Dr. Suess

"And will you succeed? Yes indeed! Yes indeed! Ninety Eight and Three Quarters guarenteed!"

Friday, April 07, 2006


Pearls and Dreams

It's springtime. Springtime will always bring memories of my step dad, my Daddy. Ok I might as well face it, just about anything will bring up memories of him. He was rather precious to me.
But springtime. He loved to garden.
Where I grew up, in the foothills of the Sierra Nevada's, right outside of Yosemite National Park, we had 2 acres. A large part of that 2 acres was our vegetable garden.
It was the responsibility of Daddy and me to make sure it got planted, weeded and harvested. From the first year we lived there, till we moved away when I was in the 8th grade. It was our garden.
When I was little, 1st grade, I didn't quite get all that gardening took. I understood quite a bit about things, and occasionally, my parents assumed I knew things I didn't know ..Which usually lead to trouble.
In the case of gardening, it was no exception.
Dad and I worked hard to work the soil. It hadn't been used as a garden before, so lots of tilling had to be done. We had to till it a couple of times to make sure it was ready to grow the vegetables we were going to plant. Then we had to make the rows. Each row, was slightly different than the other, it would depend on what vegetable was going to go where. Some rows were farther apart than others. Very narrow rows where the radishes, carrots, green onions go, but very wide where the squash, pumpkins, and eggplant goes.
We had the ground tilled, the rows made, then we went in and made individual little 'pockets in the ground. "not necessarily necessary, but just a bit of extra depth" Dad would say, each year. That year, I had no clue what he meant.
Then, we'd walk by each row, and stick a stick at the end of the row. On the stick, was a packet of seeds(empty) with what was going to go into that row so we'd know what we were growing there. I had fun doing that. Daddy held the stick while I pounded the stick into the ground.
Then Dad grabbed the full packets of seeds and put them in his pockets, he started to walk down the rows, but he was trailing the seeds behind him!!! Oh NO! We can't have that! We'll LOOSE THEM ALL!!
Down the squash row, down the onion rows, down the radish rows, carrots and cucumber rows, we get half way down the tomato rows and I burst into tears. Daddy turned around and said "Darling! What's wrong!"
He sees me with my hands full of seeds and I see his eyes about pop out of his head, but his voice stays calm. I cry and cry "I tried to save all your seeds, but my hands are too small!"
My Daddy picked me up and hugged me and decided to explain gardening to me, start to finish.
We took 3 rows, and planted the mishmash of seeds to see what would happen. We called it 'mixed vegetables'. Then, we started over with re - planting the other rows.
Very few of the veggies in the mixed vegetables grew, except the radishes. That became my favorite in the garden. From then on, every year, the radishes were my responsibility. Start to finish. No one was allowed to harvest them but me. It's funny now, but Mom and Dad would serve radishes at the table on a day that I hadn't 'given my permission' and they'd tell me that they'd gone to the store and I'd actually buy that story ! (the things parents will tell kids to keep their smiles on their faces!)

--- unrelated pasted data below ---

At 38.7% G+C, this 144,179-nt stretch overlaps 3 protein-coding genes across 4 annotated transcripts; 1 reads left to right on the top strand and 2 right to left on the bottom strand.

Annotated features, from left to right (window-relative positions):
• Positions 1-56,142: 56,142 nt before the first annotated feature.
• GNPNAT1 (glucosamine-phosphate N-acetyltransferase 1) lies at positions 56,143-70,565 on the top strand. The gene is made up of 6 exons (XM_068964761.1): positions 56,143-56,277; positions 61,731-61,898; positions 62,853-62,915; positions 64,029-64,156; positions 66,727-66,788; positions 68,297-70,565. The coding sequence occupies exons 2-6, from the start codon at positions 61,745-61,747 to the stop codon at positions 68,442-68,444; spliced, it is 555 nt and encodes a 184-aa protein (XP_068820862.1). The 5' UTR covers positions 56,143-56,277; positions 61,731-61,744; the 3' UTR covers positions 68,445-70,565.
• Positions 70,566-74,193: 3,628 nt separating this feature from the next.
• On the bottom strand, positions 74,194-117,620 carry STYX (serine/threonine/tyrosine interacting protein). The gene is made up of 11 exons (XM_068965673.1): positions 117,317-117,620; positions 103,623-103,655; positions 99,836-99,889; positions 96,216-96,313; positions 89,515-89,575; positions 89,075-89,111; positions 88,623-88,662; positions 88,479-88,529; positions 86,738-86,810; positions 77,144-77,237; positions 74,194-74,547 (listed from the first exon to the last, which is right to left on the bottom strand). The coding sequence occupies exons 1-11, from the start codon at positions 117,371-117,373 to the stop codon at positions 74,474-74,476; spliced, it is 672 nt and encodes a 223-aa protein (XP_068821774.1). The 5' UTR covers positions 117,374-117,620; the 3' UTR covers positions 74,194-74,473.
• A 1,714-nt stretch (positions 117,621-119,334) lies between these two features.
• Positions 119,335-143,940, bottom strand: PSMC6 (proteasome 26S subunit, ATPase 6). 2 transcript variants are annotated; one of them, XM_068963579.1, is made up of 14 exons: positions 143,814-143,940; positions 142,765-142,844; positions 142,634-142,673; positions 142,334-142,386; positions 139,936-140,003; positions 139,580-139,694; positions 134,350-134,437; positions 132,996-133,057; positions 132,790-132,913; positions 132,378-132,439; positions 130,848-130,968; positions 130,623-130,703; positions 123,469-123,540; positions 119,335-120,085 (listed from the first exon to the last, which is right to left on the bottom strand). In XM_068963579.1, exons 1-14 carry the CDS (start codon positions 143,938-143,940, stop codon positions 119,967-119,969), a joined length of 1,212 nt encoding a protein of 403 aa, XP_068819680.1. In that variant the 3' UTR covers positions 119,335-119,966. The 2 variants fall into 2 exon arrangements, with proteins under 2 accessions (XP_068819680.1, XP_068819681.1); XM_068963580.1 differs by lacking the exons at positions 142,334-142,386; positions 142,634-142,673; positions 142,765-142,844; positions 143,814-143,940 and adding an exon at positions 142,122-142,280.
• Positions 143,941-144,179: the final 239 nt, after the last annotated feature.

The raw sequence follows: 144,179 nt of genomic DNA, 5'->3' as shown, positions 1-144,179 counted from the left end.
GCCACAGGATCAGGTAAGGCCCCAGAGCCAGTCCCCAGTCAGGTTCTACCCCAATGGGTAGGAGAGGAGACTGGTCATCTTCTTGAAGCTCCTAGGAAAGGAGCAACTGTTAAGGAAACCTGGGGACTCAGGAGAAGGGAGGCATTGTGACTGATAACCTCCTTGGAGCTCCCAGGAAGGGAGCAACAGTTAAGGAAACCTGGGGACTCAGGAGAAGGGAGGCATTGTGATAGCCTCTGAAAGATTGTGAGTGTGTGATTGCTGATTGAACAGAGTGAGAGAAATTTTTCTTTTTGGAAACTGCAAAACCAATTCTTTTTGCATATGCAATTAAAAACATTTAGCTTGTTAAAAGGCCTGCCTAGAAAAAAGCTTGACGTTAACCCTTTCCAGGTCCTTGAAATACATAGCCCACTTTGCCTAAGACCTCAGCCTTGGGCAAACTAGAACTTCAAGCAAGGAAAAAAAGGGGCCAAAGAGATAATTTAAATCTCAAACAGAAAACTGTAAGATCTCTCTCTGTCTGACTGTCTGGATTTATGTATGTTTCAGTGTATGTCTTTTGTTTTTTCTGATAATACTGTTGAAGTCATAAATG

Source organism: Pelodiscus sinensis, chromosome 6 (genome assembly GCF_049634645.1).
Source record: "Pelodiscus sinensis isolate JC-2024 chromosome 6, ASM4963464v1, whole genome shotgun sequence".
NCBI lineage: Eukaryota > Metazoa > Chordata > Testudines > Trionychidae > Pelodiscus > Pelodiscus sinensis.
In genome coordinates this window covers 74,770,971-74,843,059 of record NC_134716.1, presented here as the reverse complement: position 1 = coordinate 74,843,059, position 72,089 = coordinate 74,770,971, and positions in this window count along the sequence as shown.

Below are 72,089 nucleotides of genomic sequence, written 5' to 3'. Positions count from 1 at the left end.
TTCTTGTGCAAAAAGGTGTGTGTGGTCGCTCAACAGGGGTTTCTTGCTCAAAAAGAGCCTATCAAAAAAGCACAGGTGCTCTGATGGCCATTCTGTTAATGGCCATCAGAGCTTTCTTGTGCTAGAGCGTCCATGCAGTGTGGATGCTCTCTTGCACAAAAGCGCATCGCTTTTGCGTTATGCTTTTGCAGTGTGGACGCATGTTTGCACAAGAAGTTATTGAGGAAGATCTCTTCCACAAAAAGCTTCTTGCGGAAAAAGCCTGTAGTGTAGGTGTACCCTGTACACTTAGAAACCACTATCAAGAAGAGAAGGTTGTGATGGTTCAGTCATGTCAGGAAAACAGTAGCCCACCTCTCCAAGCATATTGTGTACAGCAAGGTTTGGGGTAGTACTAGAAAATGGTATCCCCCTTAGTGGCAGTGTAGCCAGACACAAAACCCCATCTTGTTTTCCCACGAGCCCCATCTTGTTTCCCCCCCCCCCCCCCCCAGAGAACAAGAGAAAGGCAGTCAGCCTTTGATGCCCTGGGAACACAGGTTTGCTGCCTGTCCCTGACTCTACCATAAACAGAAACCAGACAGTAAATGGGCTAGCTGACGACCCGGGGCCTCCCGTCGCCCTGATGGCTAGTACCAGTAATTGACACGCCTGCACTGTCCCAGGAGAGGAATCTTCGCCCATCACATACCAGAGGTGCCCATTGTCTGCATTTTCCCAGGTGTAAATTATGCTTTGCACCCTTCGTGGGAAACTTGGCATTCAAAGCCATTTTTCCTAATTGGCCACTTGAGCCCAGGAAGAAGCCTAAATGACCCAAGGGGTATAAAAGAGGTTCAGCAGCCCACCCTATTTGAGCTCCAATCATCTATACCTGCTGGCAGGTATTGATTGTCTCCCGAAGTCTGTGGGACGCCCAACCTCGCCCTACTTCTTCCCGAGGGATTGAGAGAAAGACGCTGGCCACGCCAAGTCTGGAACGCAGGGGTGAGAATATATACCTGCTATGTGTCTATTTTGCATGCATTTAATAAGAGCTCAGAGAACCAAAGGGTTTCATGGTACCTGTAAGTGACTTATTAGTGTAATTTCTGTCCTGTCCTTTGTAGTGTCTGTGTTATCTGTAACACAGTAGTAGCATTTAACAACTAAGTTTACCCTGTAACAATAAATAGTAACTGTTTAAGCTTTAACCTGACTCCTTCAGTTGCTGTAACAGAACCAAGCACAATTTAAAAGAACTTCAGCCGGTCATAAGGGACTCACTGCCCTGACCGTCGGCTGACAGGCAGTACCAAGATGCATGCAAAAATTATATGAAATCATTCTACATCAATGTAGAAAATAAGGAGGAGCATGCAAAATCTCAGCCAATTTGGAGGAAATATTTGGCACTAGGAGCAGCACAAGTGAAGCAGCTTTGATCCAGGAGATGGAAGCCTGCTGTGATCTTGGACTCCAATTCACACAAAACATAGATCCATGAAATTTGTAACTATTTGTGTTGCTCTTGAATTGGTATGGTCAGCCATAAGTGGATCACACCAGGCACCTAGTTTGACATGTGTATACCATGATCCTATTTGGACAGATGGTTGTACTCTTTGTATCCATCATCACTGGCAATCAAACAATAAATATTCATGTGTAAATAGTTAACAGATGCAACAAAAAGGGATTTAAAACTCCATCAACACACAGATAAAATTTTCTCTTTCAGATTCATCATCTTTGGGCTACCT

I miss Daddy. I know why I can understand God's love for us though. Daddy did such a thorough job of showing me ... Sometimes God goes in front of us, having planned it all out carefully, and all we have to do is follow in his footsteps, but we're afraid he's not doing it right, that he's dropping something. So we have to help him. So we pick up the seeds he's sowing. We keep picking them up until we're so desperate and we're exhausted we have no choice but to cry out "Abba!My hands are too small!"
And Abba Father will pick us up, hold us in his arms. Then he'll take us, help us replant those mishmash seeds to watch it grow. Then we can see what crop shows up. Somehow, with childlike wonder, we will latch onto that harvest with a passion that will carry us through. It might even become something that is precious to us forever. I wrote a poem a long time ago about this, but blogger is being stubborn today and won't let me post it in format. So, if you'll go back to this post from last Father's Day, you can read the poem.


  1. Yet another beautiful post!

    You've reminded me ... this is the first year we're not having a garden in ... don't know ... over a decade. I'm going to really miss my garden.

    I hope you're feeling better ... let us know how you're doing ...

  2. This post made me teary-eyed. I have memories of gardening with my Dad, too. So many of life's lessons are learned in the garden each summer. My brain just crowds with images; I can barely sort them out.

    Thanks for sending me back there.

  3. I have many years of memories of gardening with my father, he just turned 75 this spring. He has never NOT had a garden. He taught me so much, thanks for taking me back! I think I'll go call him, I live 1300 mi away and reading this made me miss him~silly huh?